Navy physician speaks to students about medicine and the military
Captain Eric Hofmeister, M.D., of the United States Navy, spoke last Wednesday to students enrolled in the Health Professions Program. The lecture centered around Hofmeister’s story as a medical officer in the military.
Hofmeister grew up in a small town in Wisconsin, with no military exposure but an interest in human science. He became associated with the military when he accepted an Army scholarship, which paid for four years of tuition at Marquette University.
In exchange for having his tuition paid, Hofmeister owed the Army four years of service. However, his military service did not end there. He applied to medical school and was accepted; again the Army supplied his tuition and books, and even paid for him to be an officer in the military as he studied to become an orthopedic surgeon.
According to Hofmeister, his medical school ambitions were possible because of the Health Professional Service Program Scholarship.
The scholarship pays for medical school, scrubs, books, and a monthly salary for students to live on. After completing four years of medical school, students owe four years of military service. The program also gives students the chance to do other activities between medical school and residency, such as practice as a flight surgeon or family practitioner with the chance to deploy abroad.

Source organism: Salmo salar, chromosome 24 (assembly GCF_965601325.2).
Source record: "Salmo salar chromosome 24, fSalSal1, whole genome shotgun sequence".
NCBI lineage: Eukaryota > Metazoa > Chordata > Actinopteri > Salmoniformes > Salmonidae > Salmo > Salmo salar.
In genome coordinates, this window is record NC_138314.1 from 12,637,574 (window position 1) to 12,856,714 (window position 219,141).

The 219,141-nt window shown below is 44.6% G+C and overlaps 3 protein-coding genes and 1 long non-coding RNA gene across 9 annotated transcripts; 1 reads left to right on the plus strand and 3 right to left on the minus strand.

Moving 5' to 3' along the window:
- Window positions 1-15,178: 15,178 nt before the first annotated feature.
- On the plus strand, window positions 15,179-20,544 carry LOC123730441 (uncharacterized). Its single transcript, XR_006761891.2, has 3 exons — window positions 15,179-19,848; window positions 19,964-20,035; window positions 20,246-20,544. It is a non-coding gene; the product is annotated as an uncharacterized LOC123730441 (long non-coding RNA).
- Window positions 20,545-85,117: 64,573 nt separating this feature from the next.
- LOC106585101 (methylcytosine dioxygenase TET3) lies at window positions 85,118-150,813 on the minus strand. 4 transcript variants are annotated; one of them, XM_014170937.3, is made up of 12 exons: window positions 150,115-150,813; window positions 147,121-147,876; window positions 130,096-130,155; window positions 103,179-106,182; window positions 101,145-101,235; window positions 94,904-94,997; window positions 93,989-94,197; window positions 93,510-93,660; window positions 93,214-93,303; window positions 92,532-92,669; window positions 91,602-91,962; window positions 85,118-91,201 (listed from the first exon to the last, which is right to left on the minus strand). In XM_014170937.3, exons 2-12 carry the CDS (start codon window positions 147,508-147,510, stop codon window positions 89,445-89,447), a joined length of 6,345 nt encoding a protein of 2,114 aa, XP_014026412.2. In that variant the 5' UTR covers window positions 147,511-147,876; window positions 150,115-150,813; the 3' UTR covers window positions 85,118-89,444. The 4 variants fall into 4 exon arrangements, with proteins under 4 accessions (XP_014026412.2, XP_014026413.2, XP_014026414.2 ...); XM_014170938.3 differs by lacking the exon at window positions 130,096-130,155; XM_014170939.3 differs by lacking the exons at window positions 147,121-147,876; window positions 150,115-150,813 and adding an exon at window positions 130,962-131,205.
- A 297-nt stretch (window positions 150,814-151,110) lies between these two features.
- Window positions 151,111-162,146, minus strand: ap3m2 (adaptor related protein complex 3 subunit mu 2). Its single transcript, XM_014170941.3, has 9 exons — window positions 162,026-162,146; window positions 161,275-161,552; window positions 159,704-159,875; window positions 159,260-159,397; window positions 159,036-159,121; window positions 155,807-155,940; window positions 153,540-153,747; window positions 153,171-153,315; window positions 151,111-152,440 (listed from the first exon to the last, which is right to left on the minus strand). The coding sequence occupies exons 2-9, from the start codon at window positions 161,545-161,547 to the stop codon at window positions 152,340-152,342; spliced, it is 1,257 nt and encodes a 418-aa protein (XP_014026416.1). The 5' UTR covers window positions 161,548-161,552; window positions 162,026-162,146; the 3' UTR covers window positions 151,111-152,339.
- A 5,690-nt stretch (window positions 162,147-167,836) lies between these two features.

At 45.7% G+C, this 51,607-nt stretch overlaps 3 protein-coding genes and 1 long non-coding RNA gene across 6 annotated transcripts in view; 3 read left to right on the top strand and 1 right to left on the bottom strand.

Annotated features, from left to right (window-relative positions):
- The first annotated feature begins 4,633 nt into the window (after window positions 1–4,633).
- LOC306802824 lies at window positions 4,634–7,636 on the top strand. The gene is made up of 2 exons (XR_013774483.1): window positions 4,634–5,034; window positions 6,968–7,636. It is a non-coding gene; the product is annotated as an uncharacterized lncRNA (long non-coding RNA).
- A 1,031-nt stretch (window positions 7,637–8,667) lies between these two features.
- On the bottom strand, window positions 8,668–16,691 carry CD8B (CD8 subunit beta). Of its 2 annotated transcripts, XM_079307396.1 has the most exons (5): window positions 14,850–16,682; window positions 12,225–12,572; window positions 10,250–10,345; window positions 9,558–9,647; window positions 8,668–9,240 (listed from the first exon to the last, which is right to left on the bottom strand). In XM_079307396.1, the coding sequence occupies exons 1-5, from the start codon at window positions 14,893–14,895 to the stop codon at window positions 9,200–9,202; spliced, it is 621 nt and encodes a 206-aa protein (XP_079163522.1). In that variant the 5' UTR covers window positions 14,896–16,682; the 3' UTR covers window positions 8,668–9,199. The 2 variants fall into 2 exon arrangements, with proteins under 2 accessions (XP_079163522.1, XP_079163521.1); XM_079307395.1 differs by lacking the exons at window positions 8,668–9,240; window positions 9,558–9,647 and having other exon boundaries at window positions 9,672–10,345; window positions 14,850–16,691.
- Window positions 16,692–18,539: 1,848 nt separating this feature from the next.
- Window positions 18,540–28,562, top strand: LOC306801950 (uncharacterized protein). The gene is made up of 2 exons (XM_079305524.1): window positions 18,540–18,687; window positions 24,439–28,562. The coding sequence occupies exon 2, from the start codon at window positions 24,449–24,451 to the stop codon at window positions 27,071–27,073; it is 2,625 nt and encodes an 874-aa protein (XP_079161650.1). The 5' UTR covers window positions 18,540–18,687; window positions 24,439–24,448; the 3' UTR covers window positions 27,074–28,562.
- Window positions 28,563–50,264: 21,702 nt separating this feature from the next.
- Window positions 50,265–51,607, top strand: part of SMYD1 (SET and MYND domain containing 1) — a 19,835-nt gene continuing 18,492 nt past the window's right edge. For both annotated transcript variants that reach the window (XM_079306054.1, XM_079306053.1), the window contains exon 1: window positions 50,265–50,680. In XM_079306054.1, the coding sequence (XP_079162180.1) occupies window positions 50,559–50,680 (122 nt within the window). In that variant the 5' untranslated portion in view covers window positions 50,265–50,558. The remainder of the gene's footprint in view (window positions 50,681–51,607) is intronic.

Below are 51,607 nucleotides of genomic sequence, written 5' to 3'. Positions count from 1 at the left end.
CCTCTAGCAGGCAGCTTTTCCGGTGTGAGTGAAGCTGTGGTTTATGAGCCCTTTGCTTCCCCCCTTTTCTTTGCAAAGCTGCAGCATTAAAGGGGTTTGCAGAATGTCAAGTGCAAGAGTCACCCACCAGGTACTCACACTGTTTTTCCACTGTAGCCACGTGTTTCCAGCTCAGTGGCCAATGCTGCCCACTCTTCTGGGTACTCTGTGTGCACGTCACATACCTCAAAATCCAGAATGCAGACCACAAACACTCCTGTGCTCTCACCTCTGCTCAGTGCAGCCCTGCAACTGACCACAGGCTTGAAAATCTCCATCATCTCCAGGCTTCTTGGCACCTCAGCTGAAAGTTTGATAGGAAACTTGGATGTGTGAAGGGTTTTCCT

“It gives students the opportunity to build a résumé once they do choose to do their residency,” said Kelleigh Cunningham, a Navy recruiting officer at the lecture. Cunningham believes that the Health Professional Service Program Scholarship is a good choice for many students interested in entering medical school.
Hofmeister, who switched from the Army to the Navy to be closer to his wife, said that he loves being a military doctor because he gets to do what is right for the patient, and he has the opportunity to deploy to different areas of the world.
Not all of the lecture was about military medicine. In one anecdote, Hofmeister shared what he called his “most interesting orthopedic case,” in which he attached four fingers back onto a man’s hand after they were chopped off by a crabber.
Hofmeister also spoke about the medical school experience in general. The first year of medical school, he said, was a huge eye-opener — the volume of work was just mind-boggling.
“A lot of students faint,” Hofmeister said. “It’s very common, and it’s okay.”
After the lecture ended, first-year Mellon College of Science student Dominic Akerele said, “I felt like this was a great opportunity because it gave me insight into what it would be like going into the medical field and strengthened my interest for pursuing medical school.”